Figure 1.

(A) Amplification curve of qPCR showing 10-fold serial dilution of the WSSV DNA standard plasmids (107 to 10 copies per reaction). (B) Amplification curve of real time RPA showing a dilution ranges of 103, 102, 10, 5 molecules of the WSSV DNA standard plasmids (Graph generated by ESEquant tubescanner software). NC refers to negative control.

Figure 2.

(A) The reproducibility of WSSV qPCR assay (CT values were represented as the mean ± standard deviation (SD)). Standard regression line was generated based on two data sets. (B) The reproducibility of WSSV real-time RPA assay (Threshold time was represented as the mean ± standard deviation (SD)). Standard regression line was generated based on eight data sets.

RPA sensitivity, rapidity and reliability

To ascertain the detection limit, the RPA assay was firstly performed using the prepared plasmid standard of 107 to 10 copies. The high concentration (107−105 copies/µl) of standards showed extremely high amplification signals in just 3–4 min of reaction (data not show). Accordingly, it was unnecessary to include those high concentrations of standard for evaluation of the detection sensitivity of the RPA assay; only the standard concentrations of 103, 102, 10, and 5 copies/µl were used as templates in the subsequent RPA assay. As a result, a detection limit of up to 5 copies detected within 7.12±0.50 min was achieved (Figs. 1 and 2). By applying the data analysis software Origin, the standard deviation of the threshold time values for 103 down to 5 copies ranged from 0.11 to 0.50 minutes. The R square value of the standard regression line was 0.90 (Fig. 2). The detection rate of 10 and 5 copies was 87.5% and 75.0%, respectively, as determined by 8 independent experiments. Probit analysis of the reliability of the RPA using the results of 8 independent assays revealed that in 95% of cases a minimum of 10 molecules are detected, and the detection rate ranged from 70 to 99% (Fig. 3).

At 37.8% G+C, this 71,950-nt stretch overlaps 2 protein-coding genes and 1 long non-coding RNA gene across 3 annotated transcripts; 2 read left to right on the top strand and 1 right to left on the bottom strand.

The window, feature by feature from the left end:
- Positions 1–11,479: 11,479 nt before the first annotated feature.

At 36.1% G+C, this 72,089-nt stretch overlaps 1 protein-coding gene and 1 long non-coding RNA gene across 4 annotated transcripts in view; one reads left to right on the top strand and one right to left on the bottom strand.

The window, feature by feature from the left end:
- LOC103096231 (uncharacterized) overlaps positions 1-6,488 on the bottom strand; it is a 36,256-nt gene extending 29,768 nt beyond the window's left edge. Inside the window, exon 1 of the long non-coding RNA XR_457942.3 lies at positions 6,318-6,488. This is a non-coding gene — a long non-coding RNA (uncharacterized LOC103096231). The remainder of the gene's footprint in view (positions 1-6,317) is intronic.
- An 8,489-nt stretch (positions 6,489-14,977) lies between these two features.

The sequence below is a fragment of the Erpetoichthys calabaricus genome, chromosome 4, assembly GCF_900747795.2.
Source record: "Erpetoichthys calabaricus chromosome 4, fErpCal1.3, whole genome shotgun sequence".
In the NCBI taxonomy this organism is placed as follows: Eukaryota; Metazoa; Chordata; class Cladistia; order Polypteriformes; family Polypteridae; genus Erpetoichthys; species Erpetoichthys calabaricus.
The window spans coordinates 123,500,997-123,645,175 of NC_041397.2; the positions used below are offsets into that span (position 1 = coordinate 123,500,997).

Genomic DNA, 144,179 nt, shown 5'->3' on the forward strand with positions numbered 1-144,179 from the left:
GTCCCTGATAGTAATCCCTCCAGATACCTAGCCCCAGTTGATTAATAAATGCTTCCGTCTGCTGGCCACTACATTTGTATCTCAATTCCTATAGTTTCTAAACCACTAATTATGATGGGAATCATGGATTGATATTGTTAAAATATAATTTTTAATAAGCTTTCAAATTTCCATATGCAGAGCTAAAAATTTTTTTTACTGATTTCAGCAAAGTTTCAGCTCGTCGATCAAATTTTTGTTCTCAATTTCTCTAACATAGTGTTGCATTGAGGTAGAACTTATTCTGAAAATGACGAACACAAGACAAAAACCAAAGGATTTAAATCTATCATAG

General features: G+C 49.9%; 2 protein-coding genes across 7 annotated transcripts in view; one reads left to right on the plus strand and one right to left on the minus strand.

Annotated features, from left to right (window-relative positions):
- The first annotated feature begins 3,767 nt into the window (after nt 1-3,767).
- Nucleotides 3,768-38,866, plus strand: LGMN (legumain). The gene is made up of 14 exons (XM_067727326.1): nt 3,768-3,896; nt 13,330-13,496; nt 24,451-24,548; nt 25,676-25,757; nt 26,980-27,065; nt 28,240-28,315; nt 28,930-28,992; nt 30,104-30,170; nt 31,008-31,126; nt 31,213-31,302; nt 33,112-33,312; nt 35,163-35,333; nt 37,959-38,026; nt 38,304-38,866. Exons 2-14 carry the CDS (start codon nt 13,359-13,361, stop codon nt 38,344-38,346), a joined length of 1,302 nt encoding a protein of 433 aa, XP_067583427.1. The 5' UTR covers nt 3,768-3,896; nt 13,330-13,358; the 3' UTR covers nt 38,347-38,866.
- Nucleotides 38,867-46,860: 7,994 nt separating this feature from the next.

Figure 3. Probit regression of WSSV real-time RPA using the data of 8 runs.

(The sensitivity of 10 molecules with 95% reliability by SPSS probit regression analysis).

RPA specificity

The specificity of RPA assay was confirmed by cross detection assays using the genomic DNA of the shrimp, crab, human, IHHNV, and PmNV. None of these were amplified.

Assay performance on shrimp samples

Ten shrimp individuals were detected originally by using both qPCR and RPA. Eight shrimps were WSSV positive, and two negative (Fig. 4). Both assays showed a similar performance regarding the analytical sensitivity (Fig. 4). As for the RPA assay, the WSSV copy number was between 1000 and 100 for sample 2, between 100 and 10 for sample 4, and less than 10 for sample 1. These results were in agreement with the calculated WSSV copy number of 272 (sample 2), 51 (sample 4) and 7 (sample 1) obtained by using qPCR (Fig. 4). It indicated that RPA was able to detect as few as 10 WSSV particles in the shrimp samples. In addition, the threshold times of samples 2, 4 and 1 were 6.1, 7.0, and 9.0 min in RPA, respectively; by contrast, the detection CT value of the qPCR was approximately 28.9, 31.4 and 34.4, respectively (Fig. 4).

Figure 4.

Amplification curve of qPCR (A) and real-time RPA (B)., showing 10-fold serial dilutions of standard plasmids and 4 out of 44 representative shrimp samples. Numbers (103 to 10) near black lines: vp28 copies/reaction, S1–S4 near black lines: 4 representative shrimp samples, NC: negative control.